I used to think that the way to learn more about our own investment style is to have some skin in the game by owning stocks and keeping track of market movements and trends. To some extent, that is true – that is partly the reason I decided to buy some cryptocurrencies. I also thought that any losses that come from it will be my “tuition fees”. But that only makes sense if I actually learnt something from my investing mistakes! So, skin in the game is just the first step. In some sense, it is really no different from the gambler at the casino, who rides on the occasional highs and frequent lows, without any proper understanding of what he is actually betting on. And if you view the stock market that way, that’s fine too.
But I seek something else instead. From my experience thus far, it has given me greater impetus to gain more knowledge about various investing strategies and principles. And more financial knowledge means making less risky decisions on investments that may seem riskier to others.
In the same vein, that is why in recent weeks, I have started my days doing my CFA readings (a good principle from Robert Kiyosaki – pay yourself first!) and also eked out some time in the evenings to attend some free webinars (recommend following Chua I-Min if you interested) and read up online (some good introductory materials on investing by Seedly). But I am still hungry to learn more about using fundamental analysis, accounting principles, etc, which might well be attributed to my background in Pure Mathematics. There is a part in me that is always interested to understand concepts from first principles, derive them on my own and see how they can be adapted in a novel manner in unfamiliar settings.
I would encourage anybody who wants to be more serious about investing to focus more on improving your financial knowledge rather than be on the constant lookout for the next stock tip. That forces you to look into the mirror and constantly evaluate whether what you know in the past has been sufficient for you, and whether you need to know more. Because quite often, we don’t know what we don’t know or we think everything we know is all there is to know. These are the dangerous positions that we do not want to catch ourselves in.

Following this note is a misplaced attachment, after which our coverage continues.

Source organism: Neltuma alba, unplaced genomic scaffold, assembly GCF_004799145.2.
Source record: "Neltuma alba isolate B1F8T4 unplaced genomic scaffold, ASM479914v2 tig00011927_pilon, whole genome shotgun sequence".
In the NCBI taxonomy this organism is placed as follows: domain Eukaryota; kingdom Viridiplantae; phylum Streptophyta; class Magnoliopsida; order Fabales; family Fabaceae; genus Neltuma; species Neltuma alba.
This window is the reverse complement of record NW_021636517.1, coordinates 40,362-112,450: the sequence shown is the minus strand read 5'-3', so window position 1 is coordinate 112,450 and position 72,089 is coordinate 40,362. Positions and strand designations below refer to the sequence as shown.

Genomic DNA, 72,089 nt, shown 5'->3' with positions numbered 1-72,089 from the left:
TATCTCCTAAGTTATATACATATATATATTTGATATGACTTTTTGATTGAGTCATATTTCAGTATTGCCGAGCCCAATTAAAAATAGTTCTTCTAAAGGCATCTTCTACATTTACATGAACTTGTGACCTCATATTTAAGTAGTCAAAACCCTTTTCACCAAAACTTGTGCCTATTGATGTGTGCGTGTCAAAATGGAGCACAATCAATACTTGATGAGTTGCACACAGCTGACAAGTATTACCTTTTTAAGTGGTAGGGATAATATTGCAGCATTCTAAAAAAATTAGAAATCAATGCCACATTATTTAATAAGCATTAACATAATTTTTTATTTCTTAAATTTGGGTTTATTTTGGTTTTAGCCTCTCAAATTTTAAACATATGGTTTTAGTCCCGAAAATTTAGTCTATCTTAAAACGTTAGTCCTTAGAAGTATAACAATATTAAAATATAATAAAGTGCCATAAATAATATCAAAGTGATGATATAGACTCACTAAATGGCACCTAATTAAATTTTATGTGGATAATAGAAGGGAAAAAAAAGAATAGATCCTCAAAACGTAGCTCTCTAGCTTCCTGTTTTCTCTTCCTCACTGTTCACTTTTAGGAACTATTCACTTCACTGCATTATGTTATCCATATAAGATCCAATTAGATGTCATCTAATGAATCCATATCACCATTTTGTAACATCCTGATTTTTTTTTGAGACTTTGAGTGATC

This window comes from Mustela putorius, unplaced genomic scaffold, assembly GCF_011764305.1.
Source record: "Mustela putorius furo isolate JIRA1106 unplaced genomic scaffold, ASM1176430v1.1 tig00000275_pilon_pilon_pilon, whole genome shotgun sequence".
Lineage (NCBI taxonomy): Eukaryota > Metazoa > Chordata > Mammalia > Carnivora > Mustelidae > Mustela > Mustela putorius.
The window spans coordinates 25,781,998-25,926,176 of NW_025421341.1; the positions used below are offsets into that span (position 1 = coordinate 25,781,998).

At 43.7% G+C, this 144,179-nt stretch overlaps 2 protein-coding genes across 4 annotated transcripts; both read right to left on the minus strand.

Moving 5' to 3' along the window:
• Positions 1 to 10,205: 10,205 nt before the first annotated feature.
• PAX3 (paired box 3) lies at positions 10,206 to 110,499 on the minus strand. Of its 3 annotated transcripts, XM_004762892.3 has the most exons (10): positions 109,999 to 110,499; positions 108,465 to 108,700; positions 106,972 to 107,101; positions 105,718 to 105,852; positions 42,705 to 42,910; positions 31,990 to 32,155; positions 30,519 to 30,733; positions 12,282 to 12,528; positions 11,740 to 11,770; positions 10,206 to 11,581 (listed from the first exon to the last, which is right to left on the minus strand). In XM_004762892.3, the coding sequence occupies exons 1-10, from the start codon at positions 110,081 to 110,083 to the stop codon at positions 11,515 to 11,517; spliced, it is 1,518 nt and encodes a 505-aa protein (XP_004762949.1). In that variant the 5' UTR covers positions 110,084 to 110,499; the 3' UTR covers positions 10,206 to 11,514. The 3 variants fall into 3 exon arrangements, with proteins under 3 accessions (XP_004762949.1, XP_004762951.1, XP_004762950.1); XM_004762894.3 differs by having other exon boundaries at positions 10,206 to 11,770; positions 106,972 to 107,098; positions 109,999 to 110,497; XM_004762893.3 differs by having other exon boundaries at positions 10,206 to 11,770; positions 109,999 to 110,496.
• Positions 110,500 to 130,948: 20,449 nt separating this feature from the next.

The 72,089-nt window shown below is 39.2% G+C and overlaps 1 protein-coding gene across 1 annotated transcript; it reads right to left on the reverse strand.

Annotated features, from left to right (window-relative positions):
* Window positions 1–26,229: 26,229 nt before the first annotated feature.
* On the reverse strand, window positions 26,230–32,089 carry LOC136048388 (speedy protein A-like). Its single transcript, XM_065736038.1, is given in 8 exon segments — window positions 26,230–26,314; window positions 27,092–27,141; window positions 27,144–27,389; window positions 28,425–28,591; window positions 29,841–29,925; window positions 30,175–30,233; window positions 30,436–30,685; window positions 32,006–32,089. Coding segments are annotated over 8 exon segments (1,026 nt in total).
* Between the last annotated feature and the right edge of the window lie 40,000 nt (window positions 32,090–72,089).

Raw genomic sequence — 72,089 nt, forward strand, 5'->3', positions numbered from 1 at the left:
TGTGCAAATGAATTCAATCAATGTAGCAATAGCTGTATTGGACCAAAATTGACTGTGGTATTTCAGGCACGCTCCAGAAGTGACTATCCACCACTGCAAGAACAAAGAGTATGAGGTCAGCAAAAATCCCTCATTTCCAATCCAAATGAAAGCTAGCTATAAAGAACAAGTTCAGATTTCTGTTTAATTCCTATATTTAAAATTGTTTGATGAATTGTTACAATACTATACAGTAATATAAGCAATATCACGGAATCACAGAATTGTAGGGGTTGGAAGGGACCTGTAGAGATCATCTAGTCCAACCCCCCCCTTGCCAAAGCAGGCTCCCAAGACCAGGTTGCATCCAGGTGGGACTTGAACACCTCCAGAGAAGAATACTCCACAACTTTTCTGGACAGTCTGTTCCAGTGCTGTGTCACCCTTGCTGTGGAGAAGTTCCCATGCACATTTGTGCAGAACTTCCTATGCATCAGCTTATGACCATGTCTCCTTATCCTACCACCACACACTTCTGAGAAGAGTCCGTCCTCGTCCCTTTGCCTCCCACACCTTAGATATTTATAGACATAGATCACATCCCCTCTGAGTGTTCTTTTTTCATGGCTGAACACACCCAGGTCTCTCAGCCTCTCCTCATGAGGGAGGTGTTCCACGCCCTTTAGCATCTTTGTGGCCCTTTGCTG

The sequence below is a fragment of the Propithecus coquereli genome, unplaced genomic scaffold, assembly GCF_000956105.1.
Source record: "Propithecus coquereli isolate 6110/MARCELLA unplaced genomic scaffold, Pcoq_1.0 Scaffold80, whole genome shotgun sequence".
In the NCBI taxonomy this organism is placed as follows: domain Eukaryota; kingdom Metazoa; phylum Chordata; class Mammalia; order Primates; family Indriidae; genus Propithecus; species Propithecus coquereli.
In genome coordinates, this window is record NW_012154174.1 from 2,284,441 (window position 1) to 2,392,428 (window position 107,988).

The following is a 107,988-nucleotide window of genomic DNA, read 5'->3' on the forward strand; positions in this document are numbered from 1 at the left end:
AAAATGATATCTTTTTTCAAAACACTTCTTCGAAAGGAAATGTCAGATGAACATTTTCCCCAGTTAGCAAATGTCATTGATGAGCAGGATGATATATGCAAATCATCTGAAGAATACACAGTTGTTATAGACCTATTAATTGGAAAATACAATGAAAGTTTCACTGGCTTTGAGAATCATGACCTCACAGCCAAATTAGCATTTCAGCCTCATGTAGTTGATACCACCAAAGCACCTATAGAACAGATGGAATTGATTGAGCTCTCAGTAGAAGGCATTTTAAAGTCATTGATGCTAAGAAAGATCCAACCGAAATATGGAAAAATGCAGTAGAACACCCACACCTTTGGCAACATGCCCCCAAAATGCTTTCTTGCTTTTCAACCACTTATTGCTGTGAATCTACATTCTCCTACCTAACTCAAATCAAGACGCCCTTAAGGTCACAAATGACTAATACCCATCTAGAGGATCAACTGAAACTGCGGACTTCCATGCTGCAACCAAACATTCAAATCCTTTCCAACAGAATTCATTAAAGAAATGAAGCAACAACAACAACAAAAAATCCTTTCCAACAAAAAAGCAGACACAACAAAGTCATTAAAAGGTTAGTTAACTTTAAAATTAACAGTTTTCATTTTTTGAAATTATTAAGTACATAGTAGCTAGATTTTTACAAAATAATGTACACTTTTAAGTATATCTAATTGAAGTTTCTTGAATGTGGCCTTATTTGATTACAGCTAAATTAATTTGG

I have been contemplating this for a while now. It was a couple of years after my university days and I thought that this was something that I was really interested in and should get started on, even as I was serving out my scholarship bond. But I guess so many things happened in the past few years – wedding, BTO, baby, etc. – that life got in the way and this got pushed to the side for a bit. Because of this extended WfH that my workplace is still on for the foreseeable future, I thought I could eke out some time to sign up for financial courses and pick up more financial knowledge.
So I did some research on my own, looking out for some courses to take on. Then I realised that almost every course were running into thousands of dollars for a couple days of workshop. And from what past attendees have shared with me, you usually need to attend a number of workshops before you get something tangible. After the few free SGX workshops that I signed up, I thought I had picked up some knowledge already but I was pretty sure there was still more to learn.
So I recalled my desire to take the CFA examinations previously and assessed the cost (see below) as well as the level of preparation required of me. Most people say that I need upwards of 300 hours to prepare for the examination sufficiently. There is even a website with that title dedicated to helping candidates plan and prepare for the examination. I figured that with my mathematical background that has familiarised me with some statistics, I have some decent grounding, but only in certain topics. This can at best compensate for more preparation time that I will likely need on the Economics part (which I never studied at A-Level) or the Ethics bit (which while I consider myself a reasonable ethical person, is probably quite a different standard when it comes finance). There are some decent freebies that are provided on the website – free practice papers and free study plan. So I am pretty hyped up that I am not short of resources.
So just yesterday, in the name of lifelong learning, I signed up for the February 2021 CFA Level I examinations. It cost a whopping USD 1,150 because I signed up during the Early Bird phase (which ended yesterday). If you are interested, you can find out more details at the website. I also learnt that it will be the first sitting where the examination is carried out online, which is really a sign of the times ahead. Cost wise, I think the registration fees are really just the beginning – I had a look at the online materials and decided that hardcopy textbooks are more suited to my studying style, and then there’s a financial calculator which I need to get too. And if you are so inclined, there are courses run by Kaplan to keep you on track, but I think that I should be able do without that.
All in, it will be an intense 6 months. I think I may even be writing less now that I have decided to take this up. I just hope that my discipline can see me through this period and pass the examination eventually so that I can move on to Level II next.